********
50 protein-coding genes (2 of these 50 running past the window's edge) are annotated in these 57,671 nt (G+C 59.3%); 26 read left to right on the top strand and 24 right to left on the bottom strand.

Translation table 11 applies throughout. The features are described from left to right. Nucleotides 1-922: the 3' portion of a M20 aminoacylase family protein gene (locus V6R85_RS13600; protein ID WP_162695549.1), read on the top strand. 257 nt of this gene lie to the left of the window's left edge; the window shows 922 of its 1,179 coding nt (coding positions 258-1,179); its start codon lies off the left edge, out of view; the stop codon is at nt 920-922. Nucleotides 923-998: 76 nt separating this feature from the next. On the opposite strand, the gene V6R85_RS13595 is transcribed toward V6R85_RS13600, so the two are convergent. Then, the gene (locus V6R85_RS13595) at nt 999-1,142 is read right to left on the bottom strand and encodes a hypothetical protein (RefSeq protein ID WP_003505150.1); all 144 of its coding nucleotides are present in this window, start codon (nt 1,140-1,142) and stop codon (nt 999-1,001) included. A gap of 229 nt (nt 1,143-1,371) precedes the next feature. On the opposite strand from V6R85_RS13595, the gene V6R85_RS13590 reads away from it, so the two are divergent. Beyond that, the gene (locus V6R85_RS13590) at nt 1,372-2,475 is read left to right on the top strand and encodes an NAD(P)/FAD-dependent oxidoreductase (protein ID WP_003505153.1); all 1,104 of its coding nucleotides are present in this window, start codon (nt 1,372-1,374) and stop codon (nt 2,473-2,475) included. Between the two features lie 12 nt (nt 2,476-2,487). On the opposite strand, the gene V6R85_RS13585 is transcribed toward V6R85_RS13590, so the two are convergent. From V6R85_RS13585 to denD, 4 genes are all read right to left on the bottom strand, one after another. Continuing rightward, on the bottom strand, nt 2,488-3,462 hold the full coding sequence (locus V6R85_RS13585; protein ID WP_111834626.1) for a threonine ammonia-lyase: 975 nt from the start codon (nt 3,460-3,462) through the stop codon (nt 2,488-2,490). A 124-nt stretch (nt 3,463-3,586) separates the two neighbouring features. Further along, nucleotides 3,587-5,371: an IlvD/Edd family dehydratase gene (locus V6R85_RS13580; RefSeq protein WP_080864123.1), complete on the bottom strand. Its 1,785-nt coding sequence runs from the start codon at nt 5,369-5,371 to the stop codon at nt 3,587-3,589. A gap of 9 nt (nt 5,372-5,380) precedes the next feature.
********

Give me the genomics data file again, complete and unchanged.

50 protein-coding genes (2 of these 50 running past the window's edge) are annotated in these 57,671 nt (G+C 59.3%); 26 read left to right on the top strand and 24 right to left on the bottom strand.

Translation table 11 applies throughout. The features are described from left to right. Nucleotides 1-922: the 3' portion of a M20 aminoacylase family protein gene (locus V6R85_RS13600; protein ID WP_162695549.1), read on the top strand. 257 nt of this gene lie to the left of the window's left edge; the window shows 922 of its 1,179 coding nt (coding positions 258-1,179); its start codon lies off the left edge, out of view; the stop codon is at nt 920-922. Nucleotides 923-998: 76 nt separating this feature from the next. On the opposite strand, the gene V6R85_RS13595 is transcribed toward V6R85_RS13600, so the two are convergent. Then, the gene (locus V6R85_RS13595) at nt 999-1,142 is read right to left on the bottom strand and encodes a hypothetical protein (RefSeq protein ID WP_003505150.1); all 144 of its coding nucleotides are present in this window, start codon (nt 1,140-1,142) and stop codon (nt 999-1,001) included. A gap of 229 nt (nt 1,143-1,371) precedes the next feature. On the opposite strand from V6R85_RS13595, the gene V6R85_RS13590 reads away from it, so the two are divergent. Beyond that, the gene (locus V6R85_RS13590) at nt 1,372-2,475 is read left to right on the top strand and encodes an NAD(P)/FAD-dependent oxidoreductase (protein ID WP_003505153.1); all 1,104 of its coding nucleotides are present in this window, start codon (nt 1,372-1,374) and stop codon (nt 2,473-2,475) included. Between the two features lie 12 nt (nt 2,476-2,487). On the opposite strand, the gene V6R85_RS13585 is transcribed toward V6R85_RS13590, so the two are convergent. From V6R85_RS13585 to denD, 4 genes are all read right to left on the bottom strand, one after another. Continuing rightward, on the bottom strand, nt 2,488-3,462 hold the full coding sequence (locus V6R85_RS13585; protein ID WP_111834626.1) for a threonine ammonia-lyase: 975 nt from the start codon (nt 3,460-3,462) through the stop codon (nt 2,488-2,490). A 124-nt stretch (nt 3,463-3,586) separates the two neighbouring features. Further along, nucleotides 3,587-5,371: an IlvD/Edd family dehydratase gene (locus V6R85_RS13580; RefSeq protein WP_080864123.1), complete on the bottom strand. Its 1,785-nt coding sequence runs from the start codon at nt 5,369-5,371 to the stop codon at nt 3,587-3,589. A gap of 9 nt (nt 5,372-5,380) precedes the next feature.